a liquid waste supply line, and injection structure for injecting and atomizing liquid waste received from said supply line into said combustion chamber;
at least one burner adapted to evaporate water in said liquid waste and simultaneously to combust combustible material in said liquid waste within said combustion chamber; and,
an at least partially separated structure of increasing the residence time of said injected liquid waste in said thermo-oxidizer evaporator, whereby solid particulate materials in said liquid waste will settle and said combustible materials will be more completely combusted by said burner; and
heat exchange structure for heating air from said air supply line with heat from said combustion chamber whereby heated air is indirectly vented from the apparatus.
9. The thermo-oxidizer evaporator of claim 8, wherein said heat exchange structure comprises a flow channel for said air adjacent an outer wall of said combustion chamber, whereby said air will be heated by contact with said outer wall.
Description
FIELD OF THE INVENTION

This invention relates generally to waste treatment apparatus, and more particularly to thermo-oxidizer evaporators.

BACKGROUND OF THE INVENTION

Waste water streams pose particular challenges for efficient and effective disposal. Environmental concerns prevent most waste water streams from being dumped into rivers, lakes or oceans without extensive treatment to remove contaminants. Most industrial waste water streams cannot be sewered. The only alternative for disposal of many waste water streams is to haul the waste water to an appropriate treatment facility. The transportation expense combined with the expense of treating this volume of waste can be excessive.

Waste water evaporators were devised to remove much of the water volume from the waste water stream, to lower the hauling costs of transporting this volume and weight of water to a waste water treatment station. Waste water evaporators transfer heat to the waste stream in a variety of methods to evaporate water from the waste. In one such evaporator, a vat is filled with the waste and a heat source is applied at the bottom of the vat to transfer heat through the vat to evaporate water from the waste. Another method is to have a heating tube coiled inside the vat, and to direct a heating fluid through the tube such that heat is transferred through the tube to the waste stream. A third method is to provide electrodes within the vat to heat the waste stream.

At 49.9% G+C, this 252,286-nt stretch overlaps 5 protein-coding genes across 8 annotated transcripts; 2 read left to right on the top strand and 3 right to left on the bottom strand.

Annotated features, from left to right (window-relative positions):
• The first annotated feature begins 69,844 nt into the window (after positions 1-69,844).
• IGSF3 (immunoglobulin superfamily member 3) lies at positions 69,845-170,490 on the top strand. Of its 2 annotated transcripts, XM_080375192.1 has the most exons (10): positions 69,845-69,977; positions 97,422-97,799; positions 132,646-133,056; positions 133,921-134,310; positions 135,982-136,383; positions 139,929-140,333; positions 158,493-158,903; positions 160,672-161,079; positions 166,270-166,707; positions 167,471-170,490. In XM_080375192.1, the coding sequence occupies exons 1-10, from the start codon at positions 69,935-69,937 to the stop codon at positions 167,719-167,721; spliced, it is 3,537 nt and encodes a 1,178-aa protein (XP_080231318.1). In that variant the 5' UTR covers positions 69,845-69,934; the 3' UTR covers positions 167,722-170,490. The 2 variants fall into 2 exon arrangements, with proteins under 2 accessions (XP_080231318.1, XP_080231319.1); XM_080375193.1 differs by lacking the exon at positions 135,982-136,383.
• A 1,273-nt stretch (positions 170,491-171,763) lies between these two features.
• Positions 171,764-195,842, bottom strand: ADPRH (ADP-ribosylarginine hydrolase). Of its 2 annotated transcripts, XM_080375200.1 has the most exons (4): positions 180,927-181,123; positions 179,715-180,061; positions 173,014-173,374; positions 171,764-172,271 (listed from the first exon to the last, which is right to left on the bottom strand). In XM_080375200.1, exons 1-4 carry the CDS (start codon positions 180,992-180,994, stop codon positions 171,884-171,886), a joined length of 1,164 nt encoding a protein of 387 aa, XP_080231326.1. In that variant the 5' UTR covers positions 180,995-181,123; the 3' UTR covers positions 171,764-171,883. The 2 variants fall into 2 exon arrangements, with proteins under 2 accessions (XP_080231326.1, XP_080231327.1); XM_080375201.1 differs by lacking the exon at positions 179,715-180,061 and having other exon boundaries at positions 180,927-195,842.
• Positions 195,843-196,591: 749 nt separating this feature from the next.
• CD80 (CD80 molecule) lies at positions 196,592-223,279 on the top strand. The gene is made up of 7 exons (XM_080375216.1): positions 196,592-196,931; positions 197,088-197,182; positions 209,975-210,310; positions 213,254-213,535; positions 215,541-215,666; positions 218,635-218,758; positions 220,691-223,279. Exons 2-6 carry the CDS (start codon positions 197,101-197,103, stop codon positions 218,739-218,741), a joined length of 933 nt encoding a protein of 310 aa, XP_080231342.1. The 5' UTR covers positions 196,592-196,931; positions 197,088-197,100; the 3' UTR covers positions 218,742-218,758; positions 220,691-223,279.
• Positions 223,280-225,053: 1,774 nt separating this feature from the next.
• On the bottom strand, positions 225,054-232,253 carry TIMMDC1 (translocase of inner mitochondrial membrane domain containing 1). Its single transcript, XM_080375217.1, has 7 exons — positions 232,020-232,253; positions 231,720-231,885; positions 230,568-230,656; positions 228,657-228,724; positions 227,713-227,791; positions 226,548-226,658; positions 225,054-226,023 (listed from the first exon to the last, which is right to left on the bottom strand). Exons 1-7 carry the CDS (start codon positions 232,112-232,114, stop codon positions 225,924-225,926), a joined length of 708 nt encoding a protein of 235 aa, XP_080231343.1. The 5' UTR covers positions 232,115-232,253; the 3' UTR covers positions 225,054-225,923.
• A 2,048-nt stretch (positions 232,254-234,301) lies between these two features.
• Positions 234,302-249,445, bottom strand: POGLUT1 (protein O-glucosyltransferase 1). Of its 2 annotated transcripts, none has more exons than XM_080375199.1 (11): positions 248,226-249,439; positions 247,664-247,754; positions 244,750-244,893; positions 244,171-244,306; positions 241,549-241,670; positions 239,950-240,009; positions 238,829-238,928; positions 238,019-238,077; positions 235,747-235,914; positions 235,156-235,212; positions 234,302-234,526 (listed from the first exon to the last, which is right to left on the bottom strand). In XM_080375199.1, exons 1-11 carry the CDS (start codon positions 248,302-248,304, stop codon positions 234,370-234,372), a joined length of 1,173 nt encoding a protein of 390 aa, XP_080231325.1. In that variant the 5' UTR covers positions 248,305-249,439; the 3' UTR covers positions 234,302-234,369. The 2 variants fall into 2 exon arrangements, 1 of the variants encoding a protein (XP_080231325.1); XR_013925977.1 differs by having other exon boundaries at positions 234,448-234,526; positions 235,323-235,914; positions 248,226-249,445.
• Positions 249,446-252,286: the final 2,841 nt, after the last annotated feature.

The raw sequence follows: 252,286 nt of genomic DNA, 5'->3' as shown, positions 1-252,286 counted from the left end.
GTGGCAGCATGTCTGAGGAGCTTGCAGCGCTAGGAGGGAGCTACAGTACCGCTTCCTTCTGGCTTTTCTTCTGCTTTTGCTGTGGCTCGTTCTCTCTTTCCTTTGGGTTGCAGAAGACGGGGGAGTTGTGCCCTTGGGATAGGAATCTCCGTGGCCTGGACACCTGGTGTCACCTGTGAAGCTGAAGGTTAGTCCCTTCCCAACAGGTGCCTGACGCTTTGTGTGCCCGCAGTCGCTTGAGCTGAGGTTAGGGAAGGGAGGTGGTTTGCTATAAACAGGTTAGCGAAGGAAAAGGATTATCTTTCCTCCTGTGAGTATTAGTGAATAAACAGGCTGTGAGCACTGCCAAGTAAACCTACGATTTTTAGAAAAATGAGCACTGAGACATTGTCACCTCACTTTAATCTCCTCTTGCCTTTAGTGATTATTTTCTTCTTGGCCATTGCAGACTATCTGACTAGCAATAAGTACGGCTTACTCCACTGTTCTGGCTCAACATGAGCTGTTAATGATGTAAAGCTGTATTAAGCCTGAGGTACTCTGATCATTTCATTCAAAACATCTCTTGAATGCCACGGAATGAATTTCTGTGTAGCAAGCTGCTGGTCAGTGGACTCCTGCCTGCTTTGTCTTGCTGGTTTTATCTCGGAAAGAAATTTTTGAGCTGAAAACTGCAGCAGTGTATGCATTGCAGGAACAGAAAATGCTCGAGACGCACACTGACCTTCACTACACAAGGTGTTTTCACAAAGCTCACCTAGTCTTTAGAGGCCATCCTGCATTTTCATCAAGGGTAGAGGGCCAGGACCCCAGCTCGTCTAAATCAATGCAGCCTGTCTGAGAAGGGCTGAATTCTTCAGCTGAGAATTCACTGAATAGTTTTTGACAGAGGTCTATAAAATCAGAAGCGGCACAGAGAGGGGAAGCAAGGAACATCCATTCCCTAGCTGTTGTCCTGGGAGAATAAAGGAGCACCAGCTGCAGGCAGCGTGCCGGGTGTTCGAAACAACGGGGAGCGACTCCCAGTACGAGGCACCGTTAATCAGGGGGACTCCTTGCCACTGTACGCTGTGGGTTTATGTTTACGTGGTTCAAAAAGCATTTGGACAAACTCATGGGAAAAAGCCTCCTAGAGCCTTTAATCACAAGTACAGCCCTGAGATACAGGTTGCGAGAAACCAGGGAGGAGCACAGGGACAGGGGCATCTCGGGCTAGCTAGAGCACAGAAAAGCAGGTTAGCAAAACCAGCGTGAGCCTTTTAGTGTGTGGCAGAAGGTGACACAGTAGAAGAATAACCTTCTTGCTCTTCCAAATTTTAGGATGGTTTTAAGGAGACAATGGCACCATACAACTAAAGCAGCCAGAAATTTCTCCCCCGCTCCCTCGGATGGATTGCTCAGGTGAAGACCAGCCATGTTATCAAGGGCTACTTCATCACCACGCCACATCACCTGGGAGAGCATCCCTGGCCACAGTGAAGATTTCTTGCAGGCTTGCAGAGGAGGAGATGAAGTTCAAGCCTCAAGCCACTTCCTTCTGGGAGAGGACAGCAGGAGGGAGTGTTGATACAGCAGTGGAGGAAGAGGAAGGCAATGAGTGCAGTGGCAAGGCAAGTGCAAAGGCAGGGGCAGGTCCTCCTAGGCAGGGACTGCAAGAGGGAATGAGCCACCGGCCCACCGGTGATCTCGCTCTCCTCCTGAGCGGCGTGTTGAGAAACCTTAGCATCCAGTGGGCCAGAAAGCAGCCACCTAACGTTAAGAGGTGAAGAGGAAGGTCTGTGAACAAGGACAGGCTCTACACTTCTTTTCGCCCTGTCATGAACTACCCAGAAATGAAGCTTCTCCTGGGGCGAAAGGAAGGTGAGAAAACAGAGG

Traditional evaporators pump more waste water into the vat when the waste level in the vat has dropped to a set point level. Over time, evaporation of the water from the vat with added waste water increases the concentration of non-evaporated constituents in the vat. As the concentration of solids in the water increases, the likelihood that more contaminants will be carried with the evaporated water also increases. The increasing solids concentration also decreases the efficiency of the evaporator because the applied heat is absorbed by the accumulating solids in the vat. Also, the solids line the vat surface and cover the heating elements, tubes and other components in the vat such as level sensors. The accumulating solids on the surfaces of the vat, as well as heating tubes and elements, create a resistance to heat transfer which increases the overall cost of operation, since more energy must be expended in order to transfer heat through the solids to the waste water in the vat, and since heat will be absorbed by the solids.

A further problem with current evaporators is that the solids must periodically be removed from the vat. Drains are typically provided in the vat to remove sludge from the vat, however, this sludge must be at least 60% water in order to permit the sludge to flow through the drain. Sludge that remains coated on the vat and other elements and components must be cleaned periodically, usually with water. The sludge and cleaning water must be hauled away, which increases the cost of operating the evaporator.